Brad Keselowski Sets Expectations for Daytona 500

Brad Keselowski

Getty Brad Keselowski remains confident that there will be an incident at Daytona.

Brad Keselowski will take on the Daytona 500 for the first time with RFK Racing on February 20. The 2012 NASCAR Cup Series champion does not know how the race will play out, but he is certain that there will be some caution flags.

Keselowski spoke to Heavy about the upcoming Crown Jewel race during NASCAR Media Day. He acknowledged that both he and teammate Chris Buescher have performed well at superspeedways in the past, but added that he fully expects at least one of them to end the race early due to the inevitable crashes.

“I’m confident that there will be an incident amongst our two-car team,” Keselowski said while laughing. “There’s about a 75-80% chance of wrecking out of this race. New car, old car, whatever car. I don’t really see that changing, so I’m confident in that way.

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“Hopefully, we’ll get a lucky break and get both cars through but realistically not,” Keselowski added. “So you want to put on a strong showing and let the cards fall where they fall and hopefully, you can be one of those 25% or less that make it through. And then if so, those are the races you need to win.”

Keselowski Expects Other Factors To Remain the Same

The season-opening race at Daytona will mark the first time that the Cup Series drivers have competed in a points-paying event with the Gen 7 stock cars. This automatically creates some questions about how the cars will handle over the course of 200 laps, but Keselowski expects some factors to remain similar to past seasons.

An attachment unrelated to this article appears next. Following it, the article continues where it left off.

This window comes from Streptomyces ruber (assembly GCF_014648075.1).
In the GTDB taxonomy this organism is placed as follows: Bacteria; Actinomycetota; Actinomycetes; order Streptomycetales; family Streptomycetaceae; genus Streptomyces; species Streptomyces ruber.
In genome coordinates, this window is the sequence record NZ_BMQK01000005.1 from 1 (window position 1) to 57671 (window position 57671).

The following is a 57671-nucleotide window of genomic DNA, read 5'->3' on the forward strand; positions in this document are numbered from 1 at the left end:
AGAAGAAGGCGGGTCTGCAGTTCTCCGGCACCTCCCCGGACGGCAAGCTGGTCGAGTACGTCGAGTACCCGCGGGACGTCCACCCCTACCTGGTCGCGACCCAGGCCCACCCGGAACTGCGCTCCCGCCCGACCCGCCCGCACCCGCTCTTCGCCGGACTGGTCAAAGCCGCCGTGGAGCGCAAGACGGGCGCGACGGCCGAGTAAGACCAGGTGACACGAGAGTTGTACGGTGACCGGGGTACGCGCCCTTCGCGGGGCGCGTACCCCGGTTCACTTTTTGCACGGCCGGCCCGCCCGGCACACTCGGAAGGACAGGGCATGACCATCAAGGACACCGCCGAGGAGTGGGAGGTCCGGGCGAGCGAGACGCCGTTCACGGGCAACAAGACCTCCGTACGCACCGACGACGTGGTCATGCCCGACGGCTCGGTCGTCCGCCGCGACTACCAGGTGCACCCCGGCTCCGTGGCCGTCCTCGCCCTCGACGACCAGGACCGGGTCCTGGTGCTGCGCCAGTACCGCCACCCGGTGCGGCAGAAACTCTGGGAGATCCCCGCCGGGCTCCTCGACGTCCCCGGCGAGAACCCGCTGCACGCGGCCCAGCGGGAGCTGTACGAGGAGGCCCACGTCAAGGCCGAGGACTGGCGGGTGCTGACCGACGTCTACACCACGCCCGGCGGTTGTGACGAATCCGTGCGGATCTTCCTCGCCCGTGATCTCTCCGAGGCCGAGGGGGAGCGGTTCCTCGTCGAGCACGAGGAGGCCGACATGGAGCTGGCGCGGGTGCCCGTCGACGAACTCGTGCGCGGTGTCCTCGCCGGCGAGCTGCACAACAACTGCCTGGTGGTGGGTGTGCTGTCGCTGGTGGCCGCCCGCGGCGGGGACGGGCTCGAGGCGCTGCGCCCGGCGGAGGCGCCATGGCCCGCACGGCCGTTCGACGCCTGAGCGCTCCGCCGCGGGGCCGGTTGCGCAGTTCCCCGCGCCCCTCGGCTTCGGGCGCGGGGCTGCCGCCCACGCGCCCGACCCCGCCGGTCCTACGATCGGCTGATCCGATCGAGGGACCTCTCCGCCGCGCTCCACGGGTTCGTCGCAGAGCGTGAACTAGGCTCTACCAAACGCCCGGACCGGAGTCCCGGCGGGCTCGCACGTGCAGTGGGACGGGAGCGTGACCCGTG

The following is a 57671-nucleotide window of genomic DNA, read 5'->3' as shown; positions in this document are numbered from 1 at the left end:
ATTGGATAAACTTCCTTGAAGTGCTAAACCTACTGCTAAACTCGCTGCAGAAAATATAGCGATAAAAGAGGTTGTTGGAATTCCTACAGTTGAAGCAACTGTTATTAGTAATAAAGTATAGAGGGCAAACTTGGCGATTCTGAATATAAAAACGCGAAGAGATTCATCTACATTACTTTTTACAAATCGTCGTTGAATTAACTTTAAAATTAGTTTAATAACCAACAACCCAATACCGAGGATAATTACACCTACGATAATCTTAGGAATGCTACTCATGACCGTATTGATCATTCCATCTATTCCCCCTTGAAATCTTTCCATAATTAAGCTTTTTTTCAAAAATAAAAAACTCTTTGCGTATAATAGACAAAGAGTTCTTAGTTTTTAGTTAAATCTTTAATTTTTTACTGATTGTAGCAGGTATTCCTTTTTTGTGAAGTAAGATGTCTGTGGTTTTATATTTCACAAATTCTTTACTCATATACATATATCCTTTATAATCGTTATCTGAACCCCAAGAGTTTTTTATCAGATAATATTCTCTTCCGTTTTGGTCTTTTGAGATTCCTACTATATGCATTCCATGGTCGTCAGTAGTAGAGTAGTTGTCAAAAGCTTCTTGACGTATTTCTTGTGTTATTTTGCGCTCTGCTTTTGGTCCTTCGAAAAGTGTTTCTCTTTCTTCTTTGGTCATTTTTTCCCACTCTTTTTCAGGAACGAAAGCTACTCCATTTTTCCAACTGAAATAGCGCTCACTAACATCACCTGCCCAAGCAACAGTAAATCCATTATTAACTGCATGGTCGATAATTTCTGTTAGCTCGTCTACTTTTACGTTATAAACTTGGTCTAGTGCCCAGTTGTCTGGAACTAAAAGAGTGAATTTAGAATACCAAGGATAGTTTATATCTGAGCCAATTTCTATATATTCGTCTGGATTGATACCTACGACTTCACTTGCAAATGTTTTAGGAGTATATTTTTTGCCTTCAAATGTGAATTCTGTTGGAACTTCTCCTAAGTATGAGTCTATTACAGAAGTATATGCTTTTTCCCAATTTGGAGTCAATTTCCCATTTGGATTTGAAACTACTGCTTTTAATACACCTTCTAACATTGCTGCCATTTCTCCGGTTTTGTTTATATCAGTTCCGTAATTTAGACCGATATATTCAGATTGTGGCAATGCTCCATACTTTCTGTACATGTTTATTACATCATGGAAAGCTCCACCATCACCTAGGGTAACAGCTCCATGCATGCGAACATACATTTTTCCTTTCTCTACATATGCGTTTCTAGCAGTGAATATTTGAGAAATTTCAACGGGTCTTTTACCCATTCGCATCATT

“Well, I think the pack racing at Daytona will be pretty similar to what you’ve seen before,” Keselowski said. “The new car is definitely a different car than the last car — the Gen 6 car, I guess it was called — and how it drives and all the technology on it. But when it comes to the point tracks — Daytona, Talladega, and now Atlanta — I haven’t seen a big difference so far of how they’re going to race and how they’re going to drive.

“And I might be completely wrong, but I would expect this year’s Daytona 500 to race very similar to last year’s. Although the cars will look different. Some aesthetics will be different, but I expect the actual racing to be very similar.”

The racing may look the same, but there will still be some questions about how the parts will hold up during the race after some mechanical issues affected Tyler Reddick, Chase Briscoe, and Denny Hamlin. Additionally, the durability of the new composite bodies will take center stage considering that the Daytona 500 always features numerous incidents. Will the cars hold up to the contact?

Keselowski Will Embrace All Aspects of His New Role

Brad Keselowski

GettyBrad Keselowski practices at Daytona International Speedway.

The 2022 Daytona 500 will mark the first time that Keselowski will suit up for a points-paying race as both a driver and an owner. He will control the No. 6 RFK Racing Ford Mustang while joining forces with Buescher on the track.

There is no clear answer as to how Keselowski will perform with his new team. The Gen 7 car and whether it will level the playing field is still a mystery overall. However, the 2012 Cup Series champion will move forward toward the race and embrace his new dual roles while trying to get both cars into the playoffs.

“I’m really enjoying it,” Keselowski said about his role as a part owner of RFK Racing. “We can imagine with success on the racetrack, it’ll be the best time of my life. I’m enjoying a lot of off-track stuff, having fun with some of the on-track stuff. If we’re winning, I’ll be having fun with all of it. So that’s really the goal here, is to get to where we can compete for wins week in and week out. And what will come out of that is — naturally — we will compete for championships. And anything short of that, I think, is a miss in my mind.”

The Daytona 500 will take place on Sunday, February 20, at 2:30 p.m. ET. FOX will provide coverage as Keselowski, Buescher, and 38 other drivers fight for the checkered flag and one of NASCAR’s Crown Jewels.

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